This is a guest post from Anna Boisen. Anna is a violinist and lifelong book lover. A non-native Virginian currently attending graduate school in New York, her hobbies include thrifting, drawing, looking for her glasses, and wishing she was at the beach. She reads mostly sci-fi and fantasy but harbors a strong affection for Jane Austen novels, sequels, retellings, and other Jane-themed stories.
Fantasy has been my favorite genre since I was young. As a kid I fell in love with stories by Gail Carson Levine, J.K. Rowling, Terry Pratchett and Robin McKinley, and as an adult I added works by N.K. Jemisin, Lev Grossman and Robin McKinley to my favorites (I reread McKinley’s Beauty TWICE in 2017 alone, along with Rose Daughter and The Hero and the Crown. She gets to be on both lists). For a long time I thought I would become an author when I grew up, writing stories about dragons and witches and girls that threw fire and radiated light and stepped on air to reach the clouds.
I became a violinist.
Do you see the connection? Neither did I, not until I read The Magicians by Lev Grossman, and even then not until I read it for the second time as a college student. Magic in the Magicians trilogy comes with an enormous and intricate set of rules. Every time a character conjugated a verb in a foreign language, calculated the position of the moon, or altered a hand gesture by a millimeter to achieve the desired spell, I saw myself drilling scales, puzzling over why and for goodness sakes HOW Bach made that weird chord sound good, and, yes, altering my hand position by millimetres to produce the desired in-tune pitch. For me, playing Beethoven’s Spring Sonata is like watching a flower blossom in the palm of your hand, and the opening of Mendelssohn’s Violin Concerto is the closest I will ever come to summoning a blizzard out of thin air.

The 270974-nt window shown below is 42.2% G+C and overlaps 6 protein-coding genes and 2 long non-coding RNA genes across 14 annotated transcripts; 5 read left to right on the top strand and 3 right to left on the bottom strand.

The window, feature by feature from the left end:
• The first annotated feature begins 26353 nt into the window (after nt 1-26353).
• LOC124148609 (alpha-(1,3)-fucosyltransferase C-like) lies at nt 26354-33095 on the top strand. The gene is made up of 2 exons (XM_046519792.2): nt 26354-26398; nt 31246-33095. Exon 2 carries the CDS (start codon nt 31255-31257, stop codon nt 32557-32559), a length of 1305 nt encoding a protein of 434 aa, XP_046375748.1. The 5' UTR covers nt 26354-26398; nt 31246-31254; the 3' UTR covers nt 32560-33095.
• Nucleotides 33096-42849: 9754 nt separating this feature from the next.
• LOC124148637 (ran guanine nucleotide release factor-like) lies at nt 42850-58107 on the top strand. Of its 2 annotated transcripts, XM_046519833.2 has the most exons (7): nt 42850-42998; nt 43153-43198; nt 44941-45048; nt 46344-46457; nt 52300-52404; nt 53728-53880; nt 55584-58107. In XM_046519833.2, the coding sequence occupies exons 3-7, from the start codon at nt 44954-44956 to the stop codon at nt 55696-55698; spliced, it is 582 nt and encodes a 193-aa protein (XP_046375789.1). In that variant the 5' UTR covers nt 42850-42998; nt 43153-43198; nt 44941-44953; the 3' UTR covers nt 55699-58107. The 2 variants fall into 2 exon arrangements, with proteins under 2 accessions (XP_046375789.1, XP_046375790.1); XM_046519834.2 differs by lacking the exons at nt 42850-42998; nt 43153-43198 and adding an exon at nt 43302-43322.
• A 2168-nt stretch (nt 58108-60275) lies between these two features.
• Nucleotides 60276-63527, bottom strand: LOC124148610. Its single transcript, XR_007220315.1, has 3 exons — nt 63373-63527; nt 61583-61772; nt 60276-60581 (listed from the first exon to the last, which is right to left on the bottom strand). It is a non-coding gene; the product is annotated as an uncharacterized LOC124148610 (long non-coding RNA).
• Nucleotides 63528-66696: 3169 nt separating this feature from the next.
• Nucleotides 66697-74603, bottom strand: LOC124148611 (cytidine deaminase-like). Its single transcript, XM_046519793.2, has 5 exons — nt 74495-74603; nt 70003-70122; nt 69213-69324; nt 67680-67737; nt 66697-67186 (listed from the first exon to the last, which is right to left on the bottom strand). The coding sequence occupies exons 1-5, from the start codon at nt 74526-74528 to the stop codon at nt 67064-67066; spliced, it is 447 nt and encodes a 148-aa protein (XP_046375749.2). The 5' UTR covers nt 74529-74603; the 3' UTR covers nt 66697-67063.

Since then music and magic have become inextricably linked in my mind. Both exist in a multitude of styles and traditions, with unique aspects for every author and composer. Both present their practitioners with a difficult and beautiful way to interact with and interpret the world around them, and both inspire a sense of wonder at what people are capable of. There are a lot of reasons I love fantasy—for the chance to imagine a new and different universe, or for the opportunity to examine and recontextualize real world issues—but the link to music is a big one. Okay, so maybe it’s a little early to claim that reading fantasy shaped my entire career. I’m only a grad student, and I have a long way to go. That being said, my career, my choices, and my life are all shaped by who I am, and who I am is shaped in a very real way by what I read.
Good thing I read about dragons, right?